Device reprocessing policies should be a living document

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By defining policies and procedures for ultrasound probes, especially surface probes, reprocessing must be highly reliable and sustainable. How infection control (IP) specialists are engaged in the design of policies and procedures is critical for them to be standardized, used, referenced, and implemented.

Infection control today® (TIC®) spoke with Katharine J Hoffman, MPH, CIC, infection preventionist, JPS Health Network, Fort Worth, Texas; and Lisa Waldowski, DNP, RN, CIC, regional director of infection prevention and control, Kaiser Permanente, the 2022 annual conference of the Association for Professionals in Infection Control and Epidemiology (APIC), held from 13 through June 15, 2022 in Indianapolis, Indiana. Hoffman and Waldowski discussed Waldowski’s presentation: “Strategies to inform device reprocessing policy towards patient safety”.

“Typically, policies and procedures are developed with key stakeholders involved in clinicians, infection prevention and control (IPC) for ultrasound probes,” Waldowski said. “It could also be the ultrasound service as to ownership of a policy and procedure with IPC being part of that review process.”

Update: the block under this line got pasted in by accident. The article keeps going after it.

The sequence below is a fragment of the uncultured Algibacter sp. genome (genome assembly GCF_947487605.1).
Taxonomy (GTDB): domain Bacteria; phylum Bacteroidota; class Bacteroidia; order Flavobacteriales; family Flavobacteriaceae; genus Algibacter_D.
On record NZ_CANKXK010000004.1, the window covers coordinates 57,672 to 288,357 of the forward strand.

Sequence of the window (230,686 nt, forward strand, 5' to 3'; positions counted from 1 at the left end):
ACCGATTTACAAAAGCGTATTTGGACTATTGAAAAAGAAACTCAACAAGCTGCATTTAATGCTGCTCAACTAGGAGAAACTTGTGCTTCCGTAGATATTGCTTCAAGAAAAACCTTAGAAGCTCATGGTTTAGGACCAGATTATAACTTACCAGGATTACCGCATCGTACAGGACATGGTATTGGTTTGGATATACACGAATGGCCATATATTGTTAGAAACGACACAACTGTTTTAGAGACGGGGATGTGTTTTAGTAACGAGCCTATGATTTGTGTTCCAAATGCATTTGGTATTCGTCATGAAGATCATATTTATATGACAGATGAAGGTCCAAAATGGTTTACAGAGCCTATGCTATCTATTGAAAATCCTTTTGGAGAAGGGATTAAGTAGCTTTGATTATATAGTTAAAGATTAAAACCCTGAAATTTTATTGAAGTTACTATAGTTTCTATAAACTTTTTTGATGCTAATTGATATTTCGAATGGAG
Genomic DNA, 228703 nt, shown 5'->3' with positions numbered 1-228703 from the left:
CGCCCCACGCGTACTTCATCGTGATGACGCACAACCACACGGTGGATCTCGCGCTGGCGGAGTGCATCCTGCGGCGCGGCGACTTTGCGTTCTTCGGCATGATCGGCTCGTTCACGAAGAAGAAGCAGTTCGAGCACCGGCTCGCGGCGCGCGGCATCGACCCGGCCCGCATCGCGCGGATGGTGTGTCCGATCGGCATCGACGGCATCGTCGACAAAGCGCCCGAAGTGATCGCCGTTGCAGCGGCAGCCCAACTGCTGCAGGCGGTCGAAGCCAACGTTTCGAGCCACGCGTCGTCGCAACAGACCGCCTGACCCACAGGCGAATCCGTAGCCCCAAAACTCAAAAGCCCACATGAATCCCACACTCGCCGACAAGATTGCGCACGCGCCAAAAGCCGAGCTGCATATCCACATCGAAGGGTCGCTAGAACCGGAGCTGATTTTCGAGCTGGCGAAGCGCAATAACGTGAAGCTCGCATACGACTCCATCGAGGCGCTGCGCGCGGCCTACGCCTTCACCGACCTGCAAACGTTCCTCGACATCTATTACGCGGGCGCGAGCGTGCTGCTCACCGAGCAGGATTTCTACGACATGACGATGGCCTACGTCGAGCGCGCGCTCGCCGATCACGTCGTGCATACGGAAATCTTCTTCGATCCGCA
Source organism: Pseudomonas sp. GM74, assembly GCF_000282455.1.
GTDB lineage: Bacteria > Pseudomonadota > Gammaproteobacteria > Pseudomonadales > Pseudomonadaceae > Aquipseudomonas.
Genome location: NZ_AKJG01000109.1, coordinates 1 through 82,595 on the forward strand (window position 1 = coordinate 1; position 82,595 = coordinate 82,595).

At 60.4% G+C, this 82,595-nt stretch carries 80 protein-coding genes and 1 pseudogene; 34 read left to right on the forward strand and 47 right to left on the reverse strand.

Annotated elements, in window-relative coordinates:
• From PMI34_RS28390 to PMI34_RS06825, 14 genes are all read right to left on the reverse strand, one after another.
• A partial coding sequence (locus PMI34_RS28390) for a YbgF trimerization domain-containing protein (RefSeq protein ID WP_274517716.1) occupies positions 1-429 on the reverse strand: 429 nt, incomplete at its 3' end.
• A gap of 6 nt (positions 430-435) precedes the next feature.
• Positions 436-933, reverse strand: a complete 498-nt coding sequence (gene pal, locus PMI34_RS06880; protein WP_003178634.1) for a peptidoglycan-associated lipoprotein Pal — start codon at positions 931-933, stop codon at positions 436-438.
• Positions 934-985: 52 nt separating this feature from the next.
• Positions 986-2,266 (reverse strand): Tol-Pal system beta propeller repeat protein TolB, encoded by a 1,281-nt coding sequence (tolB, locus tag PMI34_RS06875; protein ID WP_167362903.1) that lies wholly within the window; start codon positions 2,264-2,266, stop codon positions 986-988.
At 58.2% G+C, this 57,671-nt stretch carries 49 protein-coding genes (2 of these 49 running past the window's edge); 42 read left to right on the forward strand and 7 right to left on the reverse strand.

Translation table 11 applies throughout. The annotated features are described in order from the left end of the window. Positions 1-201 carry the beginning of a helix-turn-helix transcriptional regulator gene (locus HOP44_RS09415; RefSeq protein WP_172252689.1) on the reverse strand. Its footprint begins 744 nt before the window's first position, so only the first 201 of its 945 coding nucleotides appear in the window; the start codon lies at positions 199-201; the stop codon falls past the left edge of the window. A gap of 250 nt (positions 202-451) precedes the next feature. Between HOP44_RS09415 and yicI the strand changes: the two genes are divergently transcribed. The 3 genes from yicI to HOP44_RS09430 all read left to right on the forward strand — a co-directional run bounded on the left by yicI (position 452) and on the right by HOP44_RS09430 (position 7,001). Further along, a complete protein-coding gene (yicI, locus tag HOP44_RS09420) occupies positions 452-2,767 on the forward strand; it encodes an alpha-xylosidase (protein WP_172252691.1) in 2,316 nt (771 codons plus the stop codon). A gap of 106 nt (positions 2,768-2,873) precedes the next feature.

Waldowski continues, “I think it’s important for infection prevention to understand this hierarchy of what needs to be included. And it also strongly supports when there are challenges and opportunities with frontline staff or other key stakeholders to figure out the why,” Waldowski said. “And what is in the online regulations. What is it in the accreditation standards, in the manufacturer’s instructions for use, and in the evidence-based guidelines that have all come together to support this policy and procedure to support a practice and a safe and highly reliable process. So I think the knowledge and understanding and then the ability to connect the dots to implement such a document is very important. And the acknowledgment of that with an infection preventionist coming into that job. They need this first and foremost because it’s a difficult area where many practitioners use these probes in different ways, and they don’t realize what they don’t know. So much more than just an IP address saying “Do this” is needed. So this basic information and supporting documentation will help you succeed.

Hoffman agrees: “Standardization is key, having been stakeholders and allowing everyone around the table to sit down and talk about this process together. [in a] roundtable and get everyone’s thoughts and considerations in advance, so you can move together in the right direction. »

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